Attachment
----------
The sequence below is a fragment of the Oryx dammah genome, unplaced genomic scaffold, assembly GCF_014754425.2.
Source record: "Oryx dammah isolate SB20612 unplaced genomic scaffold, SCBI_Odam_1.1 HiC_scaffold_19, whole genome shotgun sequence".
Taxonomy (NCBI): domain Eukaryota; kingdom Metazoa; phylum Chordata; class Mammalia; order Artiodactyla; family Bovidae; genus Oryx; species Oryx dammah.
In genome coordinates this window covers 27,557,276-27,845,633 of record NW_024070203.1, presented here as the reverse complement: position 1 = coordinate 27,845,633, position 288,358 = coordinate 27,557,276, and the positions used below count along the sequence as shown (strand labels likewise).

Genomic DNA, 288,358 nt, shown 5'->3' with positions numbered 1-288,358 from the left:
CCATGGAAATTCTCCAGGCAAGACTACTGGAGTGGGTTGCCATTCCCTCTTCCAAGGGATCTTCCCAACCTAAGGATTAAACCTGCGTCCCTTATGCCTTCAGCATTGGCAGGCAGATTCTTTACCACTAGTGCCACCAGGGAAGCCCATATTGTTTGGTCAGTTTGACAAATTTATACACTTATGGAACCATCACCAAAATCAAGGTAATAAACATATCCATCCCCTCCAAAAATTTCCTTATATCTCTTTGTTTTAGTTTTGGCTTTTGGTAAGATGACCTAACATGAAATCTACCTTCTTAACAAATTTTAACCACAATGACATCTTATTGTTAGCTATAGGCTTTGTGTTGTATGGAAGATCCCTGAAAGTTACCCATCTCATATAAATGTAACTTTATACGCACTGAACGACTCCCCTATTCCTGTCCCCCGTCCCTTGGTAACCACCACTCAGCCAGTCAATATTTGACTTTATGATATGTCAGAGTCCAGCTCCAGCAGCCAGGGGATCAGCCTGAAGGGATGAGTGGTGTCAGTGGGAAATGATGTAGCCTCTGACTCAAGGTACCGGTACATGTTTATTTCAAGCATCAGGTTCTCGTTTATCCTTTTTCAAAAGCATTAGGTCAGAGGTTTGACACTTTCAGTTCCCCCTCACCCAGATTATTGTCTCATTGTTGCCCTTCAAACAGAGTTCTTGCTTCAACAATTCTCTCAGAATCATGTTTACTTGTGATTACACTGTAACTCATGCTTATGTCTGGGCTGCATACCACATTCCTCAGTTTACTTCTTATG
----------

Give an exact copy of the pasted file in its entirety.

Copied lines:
The sequence below is a fragment of the Oryx dammah genome, unplaced genomic scaffold, assembly GCF_014754425.2.
Source record: "Oryx dammah isolate SB20612 unplaced genomic scaffold, SCBI_Odam_1.1 HiC_scaffold_19, whole genome shotgun sequence".
Taxonomy (NCBI): domain Eukaryota; kingdom Metazoa; phylum Chordata; class Mammalia; order Artiodactyla; family Bovidae; genus Oryx; species Oryx dammah.
In genome coordinates this window covers 27,557,276-27,845,633 of record NW_024070203.1, presented here as the reverse complement: position 1 = coordinate 27,845,633, position 288,358 = coordinate 27,557,276, and the positions used below count along the sequence as shown (strand labels likewise).

Genomic DNA, 288,358 nt, shown 5'->3' with positions numbered 1-288,358 from the left:
CCATGGAAATTCTCCAGGCAAGACTACTGGAGTGGGTTGCCATTCCCTCTTCCAAGGGATCTTCCCAACCTAAGGATTAAACCTGCGTCCCTTATGCCTTCAGCATTGGCAGGCAGATTCTTTACCACTAGTGCCACCAGGGAAGCCCATATTGTTTGGTCAGTTTGACAAATTTATACACTTATGGAACCATCACCAAAATCAAGGTAATAAACATATCCATCCCCTCCAAAAATTTCCTTATATCTCTTTGTTTTAGTTTTGGCTTTTGGTAAGATGACCTAACATGAAATCTACCTTCTTAACAAATTTTAACCACAATGACATCTTATTGTTAGCTATAGGCTTTGTGTTGTATGGAAGATCCCTGAAAGTTACCCATCTCATATAAATGTAACTTTATACGCACTGAACGACTCCCCTATTCCTGTCCCCCGTCCCTTGGTAACCACCACTCAGCCAGTCAATATTTGACTTTATGATATGTCAGAGTCCAGCTCCAGCAGCCAGGGGATCAGCCTGAAGGGATGAGTGGTGTCAGTGGGAAATGATGTAGCCTCTGACTCAAGGTACCGGTACATGTTTATTTCAAGCATCAGGTTCTCGTTTATCCTTTTTCAAAAGCATTAGGTCAGAGGTTTGACACTTTCAGTTCCCCCTCACCCAGATTATTGTCTCATTGTTGCCCTTCAAACAGAGTTCTTGCTTCAACAATTCTCTCAGAATCATGTTTACTTGTGATTACACTGTAACTCATGCTTATGTCTGGGCTGCATACCACATTCCTCAGTTTACTTCTTATG